Mitochondrial metabolism is essential for invariant natural killer T cell development and function

Xiufang Weng, Amrendra Kumar, Liang Cao, Ying He, Eva Morgun, Lavanya Visvabharathy, Jie Zhao, Laura A. Sena, Sam E. Weinberg, Navdeep S. Chandel, Chyung Ru Wang*

*Corresponding author for this work

Research output: Contribution to journalArticlepeer-review

3 Scopus citations

Abstract

Conventional T cell fate and function are determined by coordination between cellular signaling and mitochondrial metabolism. Invariant natural killer T (iNKT) cells are an important subset of “innate-like” T cells that exist in a preactivated effector state, and their dependence on mitochondrial metabolism has not been previously defined genetically or in vivo. Here, we show that mature iNKT cells have reduced mitochondrial respiratory reserve and iNKT cell development was highly sensitive to perturbation of mitochondrial function. Mice with T cell-specific ablation of Rieske iron-sulfur protein (RISP; T-Uqcrfs1/), an essential subunit of mitochondrial complex III, had a dramatic reduction of iNKT cells in the thymus and periphery, but no significant perturbation on the development of conventional T cells. The impaired development observed in T-Uqcrfs1/ mice stems from a cell-autonomous defect in iNKT cells, resulting in a differentiation block at the early stages of iNKT cell development. Residual iNKT cells in T-Uqcrfs1/− mice displayed increased apoptosis but retained the ability to proliferate in vivo, suggesting that their bioenergetic and biosynthetic demands were not compromised. However, they exhibited reduced expression of activation markers, decreased T cell receptor (TCR) signaling and impaired responses to TCR and interleukin-15 stimulation. Furthermore, knocking down RISP in mature iNKT cells diminished their cytokine production, correlating with reduced NFATc2 activity. Collectively, our data provide evidence for a critical role of mitochondrial metabolism in iNKT cell development and activation outside of its traditional role in supporting cellular bioenergetic demands.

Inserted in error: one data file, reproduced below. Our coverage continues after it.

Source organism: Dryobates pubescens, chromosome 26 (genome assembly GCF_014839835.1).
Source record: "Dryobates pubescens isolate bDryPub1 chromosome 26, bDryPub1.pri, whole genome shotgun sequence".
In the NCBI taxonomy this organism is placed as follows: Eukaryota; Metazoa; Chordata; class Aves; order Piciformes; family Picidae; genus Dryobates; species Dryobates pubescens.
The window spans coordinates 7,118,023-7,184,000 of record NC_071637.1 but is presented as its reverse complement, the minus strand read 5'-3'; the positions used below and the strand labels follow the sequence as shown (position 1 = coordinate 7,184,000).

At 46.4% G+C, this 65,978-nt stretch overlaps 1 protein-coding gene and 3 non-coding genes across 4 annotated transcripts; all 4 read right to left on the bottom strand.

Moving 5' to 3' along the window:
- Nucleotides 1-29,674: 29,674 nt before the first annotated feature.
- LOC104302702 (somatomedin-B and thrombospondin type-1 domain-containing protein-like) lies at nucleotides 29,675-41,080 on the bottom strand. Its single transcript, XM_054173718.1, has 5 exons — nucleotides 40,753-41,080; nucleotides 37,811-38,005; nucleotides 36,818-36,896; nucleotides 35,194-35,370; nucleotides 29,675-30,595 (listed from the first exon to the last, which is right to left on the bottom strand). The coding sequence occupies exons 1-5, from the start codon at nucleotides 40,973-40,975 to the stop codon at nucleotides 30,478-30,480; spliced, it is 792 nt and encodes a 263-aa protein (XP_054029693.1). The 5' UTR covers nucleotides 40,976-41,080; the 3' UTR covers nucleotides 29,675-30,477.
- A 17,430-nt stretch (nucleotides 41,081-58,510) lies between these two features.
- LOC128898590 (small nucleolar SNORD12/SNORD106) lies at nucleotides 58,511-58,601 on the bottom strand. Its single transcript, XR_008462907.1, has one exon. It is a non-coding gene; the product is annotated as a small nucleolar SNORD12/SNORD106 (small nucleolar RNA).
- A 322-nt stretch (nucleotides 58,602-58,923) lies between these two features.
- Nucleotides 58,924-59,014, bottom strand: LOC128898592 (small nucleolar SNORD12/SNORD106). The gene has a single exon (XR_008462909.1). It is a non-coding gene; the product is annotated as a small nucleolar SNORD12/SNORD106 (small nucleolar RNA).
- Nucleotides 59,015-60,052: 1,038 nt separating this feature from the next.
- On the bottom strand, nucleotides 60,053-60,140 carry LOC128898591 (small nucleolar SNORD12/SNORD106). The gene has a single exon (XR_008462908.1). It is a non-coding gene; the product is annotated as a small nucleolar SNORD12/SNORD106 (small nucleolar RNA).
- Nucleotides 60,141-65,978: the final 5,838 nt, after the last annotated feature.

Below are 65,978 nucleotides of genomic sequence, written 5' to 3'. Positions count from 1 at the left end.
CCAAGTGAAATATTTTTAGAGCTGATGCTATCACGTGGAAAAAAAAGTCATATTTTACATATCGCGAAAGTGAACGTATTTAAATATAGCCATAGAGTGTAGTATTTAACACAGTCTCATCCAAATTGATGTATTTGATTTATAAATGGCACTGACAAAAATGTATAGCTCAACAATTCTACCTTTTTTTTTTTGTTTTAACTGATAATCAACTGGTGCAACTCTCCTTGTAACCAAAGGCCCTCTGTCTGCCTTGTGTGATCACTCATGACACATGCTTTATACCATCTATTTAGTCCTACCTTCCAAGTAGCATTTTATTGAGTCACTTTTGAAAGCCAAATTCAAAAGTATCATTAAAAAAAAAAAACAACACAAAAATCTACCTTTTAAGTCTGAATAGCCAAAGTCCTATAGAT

Original languageEnglish (US)
Article numbere2021385118
JournalProceedings of the National Academy of Sciences of the United States of America
Volume118
Issue number13
DOIs
StatePublished - Mar 30 2021

Keywords

  • CD1
  • Knockout mice
  • Mitochondrial metabolism
  • NKT cells
  • T cell development

ASJC Scopus subject areas

  • General

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